Coconut hybrids to provide more options and opportunities for farming communities

The Philippine Council for Agriculture, Aquatic and Natural Resources Research and Development of the Department of Science and Technology (DOST-PCAARRD), together with leaders and experts of the coconut industry, met with members of the press last June 9, 2023 in Quezon City during this year’s first Technology to People (T2P) Media Conference themed,  “Coco-usapan: Hybrids Tungo sa Masaganang Niyugan.”

In line with the national effort to improve the coconut industry, DOST-PCAARRD shared with the public its latest research and development (R&D) outputs on coconut hybridization.

Experts from the Philippine Coconut Authority (PCA) discussed and expounded on the government’s Coconut Hybridization Program (CHP)under the Coconut Farmers and Industry Development Plan (CFIDP).

Coconut hybrids are the offspring of two different coconut varieties specifically chosen for their desirable features. With multiple advantages compared with traditional tall and dwarf coconut varieties, hybrid coconut offers farmers better production and more sustainable farming practices.

Among the highlights of the event was the sharing of insights of PCA-Research and Development Branch Deputy Administrator Ramon L. Rivera. Mr. Rivera presented some of the advantages of coconut hybrids such as increased yield, higher quality of produce, faster plant development, and better input efficiency.

He noted that some hybrid lines are mature enough for harvest just within four to five years and can produce from 15,000 to 22,000 nuts per hectare per year. According to Mr. Rivera, this characteristic of coconut palms makes them very appealing to farmers and growers due to their potential for higher profits and lower operating costs.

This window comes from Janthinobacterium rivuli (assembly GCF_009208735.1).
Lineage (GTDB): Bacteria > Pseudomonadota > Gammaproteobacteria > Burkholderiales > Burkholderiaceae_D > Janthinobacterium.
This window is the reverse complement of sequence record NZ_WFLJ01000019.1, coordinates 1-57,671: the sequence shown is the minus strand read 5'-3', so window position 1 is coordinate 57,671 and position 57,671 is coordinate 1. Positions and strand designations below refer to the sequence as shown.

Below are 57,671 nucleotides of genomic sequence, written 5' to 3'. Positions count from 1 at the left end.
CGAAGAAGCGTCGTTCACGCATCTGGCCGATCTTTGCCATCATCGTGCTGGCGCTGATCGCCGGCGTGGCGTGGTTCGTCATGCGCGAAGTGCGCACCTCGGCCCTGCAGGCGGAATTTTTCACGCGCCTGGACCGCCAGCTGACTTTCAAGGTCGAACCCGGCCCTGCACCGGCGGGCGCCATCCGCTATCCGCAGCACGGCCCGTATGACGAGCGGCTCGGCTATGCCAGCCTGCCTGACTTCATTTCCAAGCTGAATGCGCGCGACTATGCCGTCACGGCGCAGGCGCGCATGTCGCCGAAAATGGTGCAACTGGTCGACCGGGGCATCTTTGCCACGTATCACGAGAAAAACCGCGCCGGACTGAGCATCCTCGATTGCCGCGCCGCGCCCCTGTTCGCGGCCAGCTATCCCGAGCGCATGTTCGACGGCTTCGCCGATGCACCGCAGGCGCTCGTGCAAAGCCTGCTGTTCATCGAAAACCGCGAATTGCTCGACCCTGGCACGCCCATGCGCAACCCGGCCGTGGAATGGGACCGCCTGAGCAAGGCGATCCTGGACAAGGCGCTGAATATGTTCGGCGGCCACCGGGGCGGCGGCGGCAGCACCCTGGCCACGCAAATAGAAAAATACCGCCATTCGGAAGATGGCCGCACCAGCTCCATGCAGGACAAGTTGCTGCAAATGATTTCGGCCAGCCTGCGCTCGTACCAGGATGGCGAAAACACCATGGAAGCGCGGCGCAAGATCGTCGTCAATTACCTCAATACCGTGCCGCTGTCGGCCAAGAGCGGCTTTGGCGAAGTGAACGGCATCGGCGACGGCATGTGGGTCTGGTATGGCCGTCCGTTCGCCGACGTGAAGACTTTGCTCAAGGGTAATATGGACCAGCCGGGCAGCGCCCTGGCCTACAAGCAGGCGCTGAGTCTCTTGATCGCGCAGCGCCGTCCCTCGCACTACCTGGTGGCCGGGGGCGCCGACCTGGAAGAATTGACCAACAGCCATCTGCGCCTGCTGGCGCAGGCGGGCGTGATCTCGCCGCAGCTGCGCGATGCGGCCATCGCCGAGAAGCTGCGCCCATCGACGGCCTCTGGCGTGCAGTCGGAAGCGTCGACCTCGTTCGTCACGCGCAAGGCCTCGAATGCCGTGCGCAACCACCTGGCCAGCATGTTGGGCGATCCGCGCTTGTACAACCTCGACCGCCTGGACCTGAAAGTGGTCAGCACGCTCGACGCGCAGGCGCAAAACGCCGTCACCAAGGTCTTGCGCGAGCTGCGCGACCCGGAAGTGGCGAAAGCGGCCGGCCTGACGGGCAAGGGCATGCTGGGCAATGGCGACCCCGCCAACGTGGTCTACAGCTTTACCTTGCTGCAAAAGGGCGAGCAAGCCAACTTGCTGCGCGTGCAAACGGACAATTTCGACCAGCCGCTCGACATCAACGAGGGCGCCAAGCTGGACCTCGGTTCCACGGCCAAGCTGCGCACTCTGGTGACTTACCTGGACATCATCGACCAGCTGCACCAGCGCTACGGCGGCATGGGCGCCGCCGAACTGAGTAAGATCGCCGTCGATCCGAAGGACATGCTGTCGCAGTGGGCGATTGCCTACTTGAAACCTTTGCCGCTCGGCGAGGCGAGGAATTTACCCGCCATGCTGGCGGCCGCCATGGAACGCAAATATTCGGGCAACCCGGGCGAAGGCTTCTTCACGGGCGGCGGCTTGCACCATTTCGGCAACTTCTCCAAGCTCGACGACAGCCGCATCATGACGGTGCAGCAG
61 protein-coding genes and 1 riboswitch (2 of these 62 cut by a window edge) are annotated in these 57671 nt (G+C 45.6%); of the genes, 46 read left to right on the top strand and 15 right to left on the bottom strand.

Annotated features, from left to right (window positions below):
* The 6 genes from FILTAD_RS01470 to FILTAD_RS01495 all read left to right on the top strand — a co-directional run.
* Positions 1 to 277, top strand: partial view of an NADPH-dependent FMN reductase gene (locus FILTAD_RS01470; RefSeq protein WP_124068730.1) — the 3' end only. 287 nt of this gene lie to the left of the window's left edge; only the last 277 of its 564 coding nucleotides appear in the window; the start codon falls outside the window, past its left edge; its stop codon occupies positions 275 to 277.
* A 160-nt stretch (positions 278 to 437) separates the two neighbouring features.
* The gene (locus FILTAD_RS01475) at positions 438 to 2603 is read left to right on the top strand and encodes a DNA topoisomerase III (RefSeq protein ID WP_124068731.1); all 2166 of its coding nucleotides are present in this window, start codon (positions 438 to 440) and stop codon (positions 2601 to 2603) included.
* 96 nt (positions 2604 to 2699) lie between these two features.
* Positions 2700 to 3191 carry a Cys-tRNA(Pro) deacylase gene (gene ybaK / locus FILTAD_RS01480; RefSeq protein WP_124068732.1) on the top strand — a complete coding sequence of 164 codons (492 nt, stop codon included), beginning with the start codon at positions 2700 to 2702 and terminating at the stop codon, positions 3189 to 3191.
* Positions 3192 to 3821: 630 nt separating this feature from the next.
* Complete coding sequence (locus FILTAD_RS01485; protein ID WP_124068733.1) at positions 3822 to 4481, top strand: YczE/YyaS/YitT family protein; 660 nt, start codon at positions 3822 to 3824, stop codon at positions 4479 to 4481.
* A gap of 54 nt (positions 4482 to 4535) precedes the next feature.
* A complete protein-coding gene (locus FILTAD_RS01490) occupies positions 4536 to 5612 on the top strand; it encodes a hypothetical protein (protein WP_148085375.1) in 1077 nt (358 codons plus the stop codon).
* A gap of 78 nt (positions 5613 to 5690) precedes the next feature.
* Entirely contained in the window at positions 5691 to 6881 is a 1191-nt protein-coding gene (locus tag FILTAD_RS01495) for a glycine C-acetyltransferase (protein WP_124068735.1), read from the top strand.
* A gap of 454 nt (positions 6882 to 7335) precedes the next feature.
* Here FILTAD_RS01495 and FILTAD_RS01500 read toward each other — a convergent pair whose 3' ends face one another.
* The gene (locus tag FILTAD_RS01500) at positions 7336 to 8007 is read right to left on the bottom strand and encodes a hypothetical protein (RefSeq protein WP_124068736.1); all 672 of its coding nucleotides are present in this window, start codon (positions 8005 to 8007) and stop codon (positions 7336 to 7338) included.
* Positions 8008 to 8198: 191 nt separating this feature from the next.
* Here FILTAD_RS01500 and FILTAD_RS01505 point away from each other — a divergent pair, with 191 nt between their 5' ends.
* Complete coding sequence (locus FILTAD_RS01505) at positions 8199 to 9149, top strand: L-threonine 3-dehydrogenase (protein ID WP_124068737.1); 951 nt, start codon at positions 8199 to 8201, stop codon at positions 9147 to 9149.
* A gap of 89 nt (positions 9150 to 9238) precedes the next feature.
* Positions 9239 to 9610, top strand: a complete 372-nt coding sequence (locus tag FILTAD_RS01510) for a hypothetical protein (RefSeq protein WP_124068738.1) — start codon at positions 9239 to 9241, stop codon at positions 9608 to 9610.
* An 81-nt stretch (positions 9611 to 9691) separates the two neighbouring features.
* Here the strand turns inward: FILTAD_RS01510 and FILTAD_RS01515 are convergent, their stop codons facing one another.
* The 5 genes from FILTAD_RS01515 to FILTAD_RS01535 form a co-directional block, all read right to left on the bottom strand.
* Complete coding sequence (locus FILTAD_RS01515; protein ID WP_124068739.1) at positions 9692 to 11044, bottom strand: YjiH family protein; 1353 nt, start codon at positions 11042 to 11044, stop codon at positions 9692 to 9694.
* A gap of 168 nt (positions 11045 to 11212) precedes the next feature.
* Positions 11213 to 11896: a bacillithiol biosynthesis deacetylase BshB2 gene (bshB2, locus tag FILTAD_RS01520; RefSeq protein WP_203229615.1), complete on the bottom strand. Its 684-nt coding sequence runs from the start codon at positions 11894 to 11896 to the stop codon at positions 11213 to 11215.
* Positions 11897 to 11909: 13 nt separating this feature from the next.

While coconut hybrids provide better output for farmers and consumers, Mr. Rivera emphasized that the goal of the CHP is not to replace the traditional coconut varieties in the country, but to offer an additional option for farmers.

In terms of improving the technology, Director Leilani D. Pelegrina of DOST-PCAARRD’s Crops Research Division shared that continuous R&D efforts are in the pipeline to further optimize coconut hybrid technologies. According to Dir. Pelegrina, scientists are also looking into the optimum fertilization of coconut hybrids and in identifying best insect pest and disease management practices among others.

Coconut farmers and early adopters of coconut hybrids who presented their insights and success stories about the technology were Ms. Jhoana Anareta of DFarm; Mr. Oliver Sicam of Sycamore Farm; Engr. Gabriel Nuez of GBN Healthy Secrets Coconut Products Manufacturing; and Ms. Sylvia Ordoñez of Kapampangan Development Foundation, Inc.

According to them, government support was critical in providing opportunities to improve their production and overall business. More than the seedlings, seminars provided by DOST-PCAARRD and PCA were key to the success of their operations.

“Hindi lang po yung natanim na actual seed nuts at seedlings, ‘yung may natanim din na knowledge ang nabigay nila at inspiration to move forward,” said Mr. Sicam.

CHP aims to provide a more robust coconut R&D and widen its efforts in providing better options for the coconut farming industry. It also hopes to guarantee the production and  sustainability of quality hybrids for the production of selected high-value coconut products. (Karl Vincent S. Mendez, DOST-PCAARRD S&T Media Services)